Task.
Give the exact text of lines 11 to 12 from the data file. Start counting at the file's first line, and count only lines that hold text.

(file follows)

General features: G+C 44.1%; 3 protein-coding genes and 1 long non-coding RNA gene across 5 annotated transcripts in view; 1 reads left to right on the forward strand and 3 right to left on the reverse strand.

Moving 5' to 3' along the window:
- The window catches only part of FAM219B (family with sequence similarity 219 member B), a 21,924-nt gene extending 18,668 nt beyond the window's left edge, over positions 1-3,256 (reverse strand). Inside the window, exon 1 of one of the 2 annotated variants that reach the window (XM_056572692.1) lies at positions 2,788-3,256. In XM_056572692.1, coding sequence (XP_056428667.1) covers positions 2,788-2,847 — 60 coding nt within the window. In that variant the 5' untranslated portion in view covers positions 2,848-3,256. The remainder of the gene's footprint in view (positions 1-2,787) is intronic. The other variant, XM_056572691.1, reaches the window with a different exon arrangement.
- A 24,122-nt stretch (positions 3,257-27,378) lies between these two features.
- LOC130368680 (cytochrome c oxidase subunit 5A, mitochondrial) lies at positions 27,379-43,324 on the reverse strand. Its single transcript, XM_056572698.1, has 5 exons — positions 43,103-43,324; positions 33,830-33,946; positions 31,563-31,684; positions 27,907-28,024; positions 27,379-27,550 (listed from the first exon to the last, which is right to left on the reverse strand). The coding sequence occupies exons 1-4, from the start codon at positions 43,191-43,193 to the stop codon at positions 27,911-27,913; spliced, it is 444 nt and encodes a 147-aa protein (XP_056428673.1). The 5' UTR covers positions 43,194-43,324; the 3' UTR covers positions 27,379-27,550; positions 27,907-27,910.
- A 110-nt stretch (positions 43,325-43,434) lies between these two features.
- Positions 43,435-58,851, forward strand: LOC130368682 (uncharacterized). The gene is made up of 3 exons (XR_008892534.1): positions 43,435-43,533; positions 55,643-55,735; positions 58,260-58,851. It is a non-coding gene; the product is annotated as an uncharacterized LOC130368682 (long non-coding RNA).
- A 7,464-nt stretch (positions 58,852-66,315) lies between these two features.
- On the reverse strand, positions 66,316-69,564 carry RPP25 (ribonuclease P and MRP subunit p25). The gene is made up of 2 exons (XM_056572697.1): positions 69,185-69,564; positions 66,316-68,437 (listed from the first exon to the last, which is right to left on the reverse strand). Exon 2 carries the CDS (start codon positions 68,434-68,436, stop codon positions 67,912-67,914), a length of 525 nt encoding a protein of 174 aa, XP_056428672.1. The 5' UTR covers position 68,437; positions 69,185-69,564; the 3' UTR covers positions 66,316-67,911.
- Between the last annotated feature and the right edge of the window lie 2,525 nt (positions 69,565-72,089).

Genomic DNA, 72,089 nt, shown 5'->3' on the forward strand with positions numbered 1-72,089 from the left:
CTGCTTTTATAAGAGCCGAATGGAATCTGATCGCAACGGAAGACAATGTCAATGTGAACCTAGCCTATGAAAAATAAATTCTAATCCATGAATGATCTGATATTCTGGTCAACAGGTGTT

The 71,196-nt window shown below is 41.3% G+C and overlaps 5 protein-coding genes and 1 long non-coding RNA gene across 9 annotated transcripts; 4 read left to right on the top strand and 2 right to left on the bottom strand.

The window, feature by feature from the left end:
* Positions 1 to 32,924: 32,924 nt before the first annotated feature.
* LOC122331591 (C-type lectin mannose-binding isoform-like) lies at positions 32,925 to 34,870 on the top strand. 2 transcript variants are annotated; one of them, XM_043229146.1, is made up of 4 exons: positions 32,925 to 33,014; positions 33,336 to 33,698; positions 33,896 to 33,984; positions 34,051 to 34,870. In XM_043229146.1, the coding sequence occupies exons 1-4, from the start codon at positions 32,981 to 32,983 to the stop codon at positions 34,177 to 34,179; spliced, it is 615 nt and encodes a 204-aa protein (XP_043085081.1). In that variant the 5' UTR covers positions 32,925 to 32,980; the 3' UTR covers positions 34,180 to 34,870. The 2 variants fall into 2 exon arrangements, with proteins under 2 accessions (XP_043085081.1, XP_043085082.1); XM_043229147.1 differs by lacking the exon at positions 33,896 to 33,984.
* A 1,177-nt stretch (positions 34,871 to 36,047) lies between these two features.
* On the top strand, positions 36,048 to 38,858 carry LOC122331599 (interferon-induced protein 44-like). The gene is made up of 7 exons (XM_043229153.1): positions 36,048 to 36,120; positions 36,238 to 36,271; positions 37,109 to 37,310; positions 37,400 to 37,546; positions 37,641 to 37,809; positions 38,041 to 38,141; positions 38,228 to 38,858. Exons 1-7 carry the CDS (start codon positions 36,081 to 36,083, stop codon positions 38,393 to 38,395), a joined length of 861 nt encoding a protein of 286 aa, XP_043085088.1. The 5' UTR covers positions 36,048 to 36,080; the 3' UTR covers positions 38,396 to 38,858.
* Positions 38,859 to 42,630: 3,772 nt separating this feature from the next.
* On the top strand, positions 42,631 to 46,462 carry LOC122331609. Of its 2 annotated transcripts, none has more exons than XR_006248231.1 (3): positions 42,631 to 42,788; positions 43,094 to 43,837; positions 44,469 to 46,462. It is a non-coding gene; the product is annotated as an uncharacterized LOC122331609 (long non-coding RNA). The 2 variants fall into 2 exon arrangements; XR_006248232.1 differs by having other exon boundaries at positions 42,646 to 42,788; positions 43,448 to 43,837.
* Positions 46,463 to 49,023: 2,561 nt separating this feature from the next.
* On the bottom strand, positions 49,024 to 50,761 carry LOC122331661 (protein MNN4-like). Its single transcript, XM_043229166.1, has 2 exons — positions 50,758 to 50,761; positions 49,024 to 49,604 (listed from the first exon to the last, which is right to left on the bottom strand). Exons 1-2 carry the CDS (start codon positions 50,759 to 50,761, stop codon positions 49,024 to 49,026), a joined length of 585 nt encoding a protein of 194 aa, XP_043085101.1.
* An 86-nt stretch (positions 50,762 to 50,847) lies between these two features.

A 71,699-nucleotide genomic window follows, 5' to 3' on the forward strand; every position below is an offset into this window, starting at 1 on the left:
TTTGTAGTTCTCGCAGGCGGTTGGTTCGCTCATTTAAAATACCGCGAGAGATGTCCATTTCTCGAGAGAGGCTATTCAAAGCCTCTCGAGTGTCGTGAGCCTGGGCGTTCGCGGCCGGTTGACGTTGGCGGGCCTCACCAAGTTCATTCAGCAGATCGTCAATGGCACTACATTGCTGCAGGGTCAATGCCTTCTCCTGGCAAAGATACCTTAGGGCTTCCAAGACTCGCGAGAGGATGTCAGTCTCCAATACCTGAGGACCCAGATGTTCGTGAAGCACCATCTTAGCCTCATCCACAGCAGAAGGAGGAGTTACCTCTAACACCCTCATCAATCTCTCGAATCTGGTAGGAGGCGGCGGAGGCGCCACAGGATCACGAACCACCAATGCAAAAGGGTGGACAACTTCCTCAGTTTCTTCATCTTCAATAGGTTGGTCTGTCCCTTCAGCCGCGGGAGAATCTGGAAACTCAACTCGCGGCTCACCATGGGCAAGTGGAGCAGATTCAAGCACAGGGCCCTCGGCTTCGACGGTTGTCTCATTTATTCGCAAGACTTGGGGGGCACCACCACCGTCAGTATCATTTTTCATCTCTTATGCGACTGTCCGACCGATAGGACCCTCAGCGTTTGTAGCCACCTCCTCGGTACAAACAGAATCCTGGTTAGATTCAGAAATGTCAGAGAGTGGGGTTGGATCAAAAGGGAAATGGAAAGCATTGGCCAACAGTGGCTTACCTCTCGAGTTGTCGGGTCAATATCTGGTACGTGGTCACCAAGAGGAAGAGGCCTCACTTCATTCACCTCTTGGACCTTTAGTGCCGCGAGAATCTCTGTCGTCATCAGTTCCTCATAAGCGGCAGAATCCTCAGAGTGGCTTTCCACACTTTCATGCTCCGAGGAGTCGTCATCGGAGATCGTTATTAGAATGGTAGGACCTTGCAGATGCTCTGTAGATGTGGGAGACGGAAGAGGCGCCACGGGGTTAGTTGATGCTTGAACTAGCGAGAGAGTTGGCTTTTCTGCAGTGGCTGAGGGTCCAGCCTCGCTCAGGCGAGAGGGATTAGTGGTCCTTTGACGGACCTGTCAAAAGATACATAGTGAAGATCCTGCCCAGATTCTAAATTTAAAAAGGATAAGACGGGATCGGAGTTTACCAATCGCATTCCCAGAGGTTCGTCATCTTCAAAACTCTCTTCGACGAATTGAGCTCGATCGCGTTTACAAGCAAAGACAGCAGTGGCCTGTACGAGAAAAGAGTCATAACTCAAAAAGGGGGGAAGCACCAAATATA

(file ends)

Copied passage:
Genomic DNA, 72,089 nt, shown 5'->3' on the forward strand with positions numbered 1-72,089 from the left:
CTGCTTTTATAAGAGCCGAATGGAATCTGATCGCAACGGAAGACAATGTCAATGTGAACCTAGCCTATGAAAAATAAATTCTAATCCATGAATGATCTGATATTCTGGTCAACAGGTGTT